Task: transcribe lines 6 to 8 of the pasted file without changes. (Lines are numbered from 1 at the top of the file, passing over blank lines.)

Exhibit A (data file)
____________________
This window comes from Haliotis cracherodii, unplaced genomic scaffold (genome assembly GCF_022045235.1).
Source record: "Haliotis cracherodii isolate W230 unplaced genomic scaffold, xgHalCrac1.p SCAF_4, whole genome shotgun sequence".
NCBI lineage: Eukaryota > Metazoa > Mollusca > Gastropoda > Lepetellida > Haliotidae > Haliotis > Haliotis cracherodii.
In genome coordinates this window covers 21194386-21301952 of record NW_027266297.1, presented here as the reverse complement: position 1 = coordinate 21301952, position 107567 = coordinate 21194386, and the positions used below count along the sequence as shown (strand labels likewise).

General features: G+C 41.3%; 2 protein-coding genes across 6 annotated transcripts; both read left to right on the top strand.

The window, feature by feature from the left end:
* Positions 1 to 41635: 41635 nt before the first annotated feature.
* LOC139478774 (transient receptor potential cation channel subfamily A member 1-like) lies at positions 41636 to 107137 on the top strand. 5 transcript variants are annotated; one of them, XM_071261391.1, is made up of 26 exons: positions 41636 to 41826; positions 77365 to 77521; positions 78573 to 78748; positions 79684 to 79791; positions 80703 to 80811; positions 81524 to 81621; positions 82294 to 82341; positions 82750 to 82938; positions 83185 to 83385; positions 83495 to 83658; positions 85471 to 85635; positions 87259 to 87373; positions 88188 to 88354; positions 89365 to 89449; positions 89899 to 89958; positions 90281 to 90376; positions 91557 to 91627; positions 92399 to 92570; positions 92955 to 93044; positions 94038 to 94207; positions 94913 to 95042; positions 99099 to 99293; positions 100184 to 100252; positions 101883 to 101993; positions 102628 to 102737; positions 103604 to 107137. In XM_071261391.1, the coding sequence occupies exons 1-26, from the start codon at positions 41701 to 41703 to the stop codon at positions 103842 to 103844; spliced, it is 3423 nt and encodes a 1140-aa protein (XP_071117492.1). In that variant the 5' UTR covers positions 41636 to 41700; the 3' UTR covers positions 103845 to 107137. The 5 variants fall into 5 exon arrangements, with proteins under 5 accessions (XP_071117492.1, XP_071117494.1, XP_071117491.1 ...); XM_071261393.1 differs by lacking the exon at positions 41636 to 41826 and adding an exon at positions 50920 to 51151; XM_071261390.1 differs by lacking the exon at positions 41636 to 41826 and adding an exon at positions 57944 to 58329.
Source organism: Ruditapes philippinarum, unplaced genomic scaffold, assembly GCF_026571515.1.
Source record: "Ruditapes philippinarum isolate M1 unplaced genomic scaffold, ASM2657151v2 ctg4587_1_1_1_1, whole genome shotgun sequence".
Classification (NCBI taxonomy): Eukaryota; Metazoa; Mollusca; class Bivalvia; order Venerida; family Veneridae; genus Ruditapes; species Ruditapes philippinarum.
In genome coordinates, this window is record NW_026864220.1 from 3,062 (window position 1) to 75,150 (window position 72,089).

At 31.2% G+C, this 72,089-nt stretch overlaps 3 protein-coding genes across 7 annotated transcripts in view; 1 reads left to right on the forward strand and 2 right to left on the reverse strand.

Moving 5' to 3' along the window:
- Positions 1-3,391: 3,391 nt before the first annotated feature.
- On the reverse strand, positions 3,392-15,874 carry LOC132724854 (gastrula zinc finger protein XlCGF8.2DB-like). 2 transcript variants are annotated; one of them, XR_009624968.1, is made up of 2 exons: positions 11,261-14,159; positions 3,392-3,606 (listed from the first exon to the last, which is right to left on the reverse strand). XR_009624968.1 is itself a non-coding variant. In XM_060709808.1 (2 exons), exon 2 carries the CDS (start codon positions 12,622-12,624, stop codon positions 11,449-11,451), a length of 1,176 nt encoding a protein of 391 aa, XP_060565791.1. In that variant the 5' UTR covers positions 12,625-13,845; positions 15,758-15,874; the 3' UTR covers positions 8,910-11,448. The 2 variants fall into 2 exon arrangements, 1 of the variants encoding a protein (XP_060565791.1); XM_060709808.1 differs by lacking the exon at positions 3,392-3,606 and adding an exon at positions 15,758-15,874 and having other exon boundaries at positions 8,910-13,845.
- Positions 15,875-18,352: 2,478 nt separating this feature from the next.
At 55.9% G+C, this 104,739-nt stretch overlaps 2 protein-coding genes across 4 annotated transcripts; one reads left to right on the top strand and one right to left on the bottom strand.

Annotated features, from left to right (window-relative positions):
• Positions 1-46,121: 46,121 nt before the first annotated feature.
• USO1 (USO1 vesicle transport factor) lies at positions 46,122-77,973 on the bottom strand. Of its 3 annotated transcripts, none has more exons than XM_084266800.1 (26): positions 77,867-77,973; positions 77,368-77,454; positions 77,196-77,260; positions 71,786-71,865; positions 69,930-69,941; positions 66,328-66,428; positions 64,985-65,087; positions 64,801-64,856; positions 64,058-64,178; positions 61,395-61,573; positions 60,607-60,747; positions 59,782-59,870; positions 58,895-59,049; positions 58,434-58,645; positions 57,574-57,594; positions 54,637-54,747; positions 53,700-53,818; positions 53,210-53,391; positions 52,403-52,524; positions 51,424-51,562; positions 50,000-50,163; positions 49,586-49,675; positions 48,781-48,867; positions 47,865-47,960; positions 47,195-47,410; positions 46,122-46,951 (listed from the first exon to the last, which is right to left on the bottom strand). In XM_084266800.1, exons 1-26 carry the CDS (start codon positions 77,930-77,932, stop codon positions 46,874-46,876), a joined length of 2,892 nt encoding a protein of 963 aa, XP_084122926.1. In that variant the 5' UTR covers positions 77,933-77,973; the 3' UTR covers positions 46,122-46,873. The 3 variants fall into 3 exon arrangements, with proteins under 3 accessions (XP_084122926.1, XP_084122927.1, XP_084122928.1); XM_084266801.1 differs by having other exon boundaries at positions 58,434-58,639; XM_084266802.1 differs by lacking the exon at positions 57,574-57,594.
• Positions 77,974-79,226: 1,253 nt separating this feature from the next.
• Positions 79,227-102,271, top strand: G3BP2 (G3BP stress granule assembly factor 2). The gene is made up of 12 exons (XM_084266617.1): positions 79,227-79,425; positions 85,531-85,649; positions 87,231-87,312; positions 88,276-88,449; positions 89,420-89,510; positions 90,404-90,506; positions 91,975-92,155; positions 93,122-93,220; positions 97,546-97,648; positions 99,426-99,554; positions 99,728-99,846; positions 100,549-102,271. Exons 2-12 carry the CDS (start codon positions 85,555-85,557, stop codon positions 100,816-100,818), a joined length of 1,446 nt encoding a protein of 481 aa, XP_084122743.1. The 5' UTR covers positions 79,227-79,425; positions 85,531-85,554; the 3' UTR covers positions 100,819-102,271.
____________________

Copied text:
The window, feature by feature from the left end:
* Positions 1 to 41635: 41635 nt before the first annotated feature.
* LOC139478774 (transient receptor potential cation channel subfamily A member 1-like) lies at positions 41636 to 107137 on the top strand. 5 transcript variants are annotated; one of them, XM_071261391.1, is made up of 26 exons: positions 41636 to 41826; positions 77365 to 77521; positions 78573 to 78748; positions 79684 to 79791; positions 80703 to 80811; positions 81524 to 81621; positions 82294 to 82341; positions 82750 to 82938; positions 83185 to 83385; positions 83495 to 83658; positions 85471 to 85635; positions 87259 to 87373; positions 88188 to 88354; positions 89365 to 89449; positions 89899 to 89958; positions 90281 to 90376; positions 91557 to 91627; positions 92399 to 92570; positions 92955 to 93044; positions 94038 to 94207; positions 94913 to 95042; positions 99099 to 99293; positions 100184 to 100252; positions 101883 to 101993; positions 102628 to 102737; positions 103604 to 107137. In XM_071261391.1, the coding sequence occupies exons 1-26, from the start codon at positions 41701 to 41703 to the stop codon at positions 103842 to 103844; spliced, it is 3423 nt and encodes a 1140-aa protein (XP_071117492.1). In that variant the 5' UTR covers positions 41636 to 41700; the 3' UTR covers positions 103845 to 107137. The 5 variants fall into 5 exon arrangements, with proteins under 5 accessions (XP_071117492.1, XP_071117494.1, XP_071117491.1 ...); XM_071261393.1 differs by lacking the exon at positions 41636 to 41826 and adding an exon at positions 50920 to 51151; XM_071261390.1 differs by lacking the exon at positions 41636 to 41826 and adding an exon at positions 57944 to 58329.